Originally posted by JamesA:

Originally posted by paulsteven:

Hey thanks SDW. I do have a remote shutter so it may be time to see if Ebay's offering actually works though I guess the 10 second timer would also work?


If its an ir remote it won't work with the 40D unfortunately.


I think it uses radio waves as there is a switch to try different channels. I will have to give it a test before going out on the field in the dark and cold.


Tht's probably a good idea if you are going to shoot in bulb mode and well over the max exposure time in manual mode.
In my camera, annoyingly, the only way of using bulb mode is with a cable release. IR and 3/10 sec timer will open the shutter and close it immediately, and keeping the shutter pressed with a finger for 5 minutes is definetely not a great option (out of desperation I did that too :)

I think I read that some people will use a laser light to find focus at night.
Otherwise, if your lens have focus distance markings, you could use a DOF calculator to figure out how to set it. There are many free for android and other smart phones, and tables to print out if you prefer.

It's always a good idea to bring a spare torch, if you have one. Nothing as annoying as tryigb to set a camera in complete darkness knowing that any mystake means another 5 minutes exposure :)

Have fun!
01/17/2012 05:59:59 AM · #10
You've already received some very good advice. The only thing I would add is... one should be aware of your DOF plane (The zone, or range of distances, within a scene that will record as sharp). You need to decide how much of your foreground is to be in focus and whether or not your aperture setting will have distant (to infinity) subjects in focus. While it can work to just set your focus ring gauge to infinity, that may not be as good a choice as setting your focus to the hyperfocal distance. Also, in low light situations, you do want to open up that aperture quite a lot... and still achieve your desired DOF plane. I have the iPhone version of //www.dofmaster.com/dofjs.html. One can have confidence in one's exposure, if one uses this tool. And, by opening up the aperture, you can shorten your shutter speed to minimize electronic noise. For example, I used f/6.3 and 292 seconds in the moonlight of a 0.82 waning gibbous moon. So, I focused on an object at the hyperfocal distance of 17 feet and was confident that my scene would be in focus from 8 feet to infinity. And, it was.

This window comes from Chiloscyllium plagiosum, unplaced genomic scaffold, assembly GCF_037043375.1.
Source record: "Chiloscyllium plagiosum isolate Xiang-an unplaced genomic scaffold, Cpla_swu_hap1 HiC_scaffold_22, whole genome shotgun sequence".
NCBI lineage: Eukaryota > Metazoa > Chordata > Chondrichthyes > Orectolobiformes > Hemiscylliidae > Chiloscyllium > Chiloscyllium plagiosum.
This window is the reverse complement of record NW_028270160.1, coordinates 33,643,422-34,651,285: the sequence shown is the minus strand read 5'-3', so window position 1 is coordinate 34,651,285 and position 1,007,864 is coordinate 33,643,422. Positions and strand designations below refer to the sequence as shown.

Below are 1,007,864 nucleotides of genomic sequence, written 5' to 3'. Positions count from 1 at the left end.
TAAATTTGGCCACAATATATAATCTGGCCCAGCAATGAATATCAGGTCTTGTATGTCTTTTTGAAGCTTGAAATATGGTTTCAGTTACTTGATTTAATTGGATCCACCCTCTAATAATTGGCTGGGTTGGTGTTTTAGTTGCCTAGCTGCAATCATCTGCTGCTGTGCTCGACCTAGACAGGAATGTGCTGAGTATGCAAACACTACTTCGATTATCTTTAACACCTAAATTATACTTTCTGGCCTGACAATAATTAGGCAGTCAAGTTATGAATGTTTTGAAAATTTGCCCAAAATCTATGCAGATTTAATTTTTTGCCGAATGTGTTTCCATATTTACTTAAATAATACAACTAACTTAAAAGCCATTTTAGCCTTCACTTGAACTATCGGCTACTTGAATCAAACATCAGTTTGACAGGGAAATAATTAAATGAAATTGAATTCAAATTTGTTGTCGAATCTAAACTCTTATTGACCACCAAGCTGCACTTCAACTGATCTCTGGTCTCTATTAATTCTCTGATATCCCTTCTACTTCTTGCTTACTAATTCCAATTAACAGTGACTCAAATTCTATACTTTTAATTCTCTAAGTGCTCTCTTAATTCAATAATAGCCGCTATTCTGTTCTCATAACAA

Also, a headlamp is an important part of my gear. It allows hands free camera adjustments. It happened to be very windy when I captured my image. I did hang my camera backpack to a hook on the center pole of the tripod to stabilize the camera in the gusty winds.

Message edited by author 2012-01-17 06:17:42.
01/17/2012 06:16:29 AM · #11
if you are planning on taking a long exposures, say a few minutes or more, to use the long exposure noise reduction if your camera has one. When the sensor collects light for so long it heats up and that creates noise. the camera will take a second "black" shot that is equally as long as your exposure and subtract out the noise.

now if you take a 15 exposure the camera will take a 15 black exposure right after, so keep that in mind.

also note that if its really cold out you may be able to get away with it.
01/17/2012 06:22:09 AM · #12
Originally posted by mike_311:

if you are planning on taking a long exposures, say a few minutes or more, to use the long exposure noise reduction if your camera has one. When the sensor collects light for so long it heats up and that creates noise. the camera will take a second "black" shot that is equally as long as your exposure and subtract out the noise.

now if you take a 15 exposure the camera will take a 15 black exposure right after, so keep that in mind.

also note that if its really cold out you may be able to get away with it.

True enough! However, that "long exposure noise reduction" is a tradeoff with image sharpness. On my camera, I do get a few hot pixels when I shoot long exposures. But, I prefer to repair those hot pixels manually, as that is allowed under the relevant ruleset.
01/17/2012 06:54:02 AM · #13
The noise reduction is a right pain waiting for it hehe, I've been out three nights this week in the cold -5 centigrade up in the peaks shooting and done pretty much all has been said, I use a timer release to time shots on countdown, bag strapped to tripod, head torch, flask, chocolate and next time I'm taking a small foldable chair and my headphones as it gets boring waiting on 10 minute exposures.

01/17/2012 06:56:13 AM · #14
Originally posted by hahn23:

However, that "long exposure noise reduction" is a tradeoff with image sharpness. On my camera, I do get a few hot pixels when I shoot long exposures. But, I prefer to repair those hot pixels manually, as that is allowed under the relevant ruleset.


never noticed that, however i was only using a kin lens too, I'll have to keep that in mind when i take out my new toy.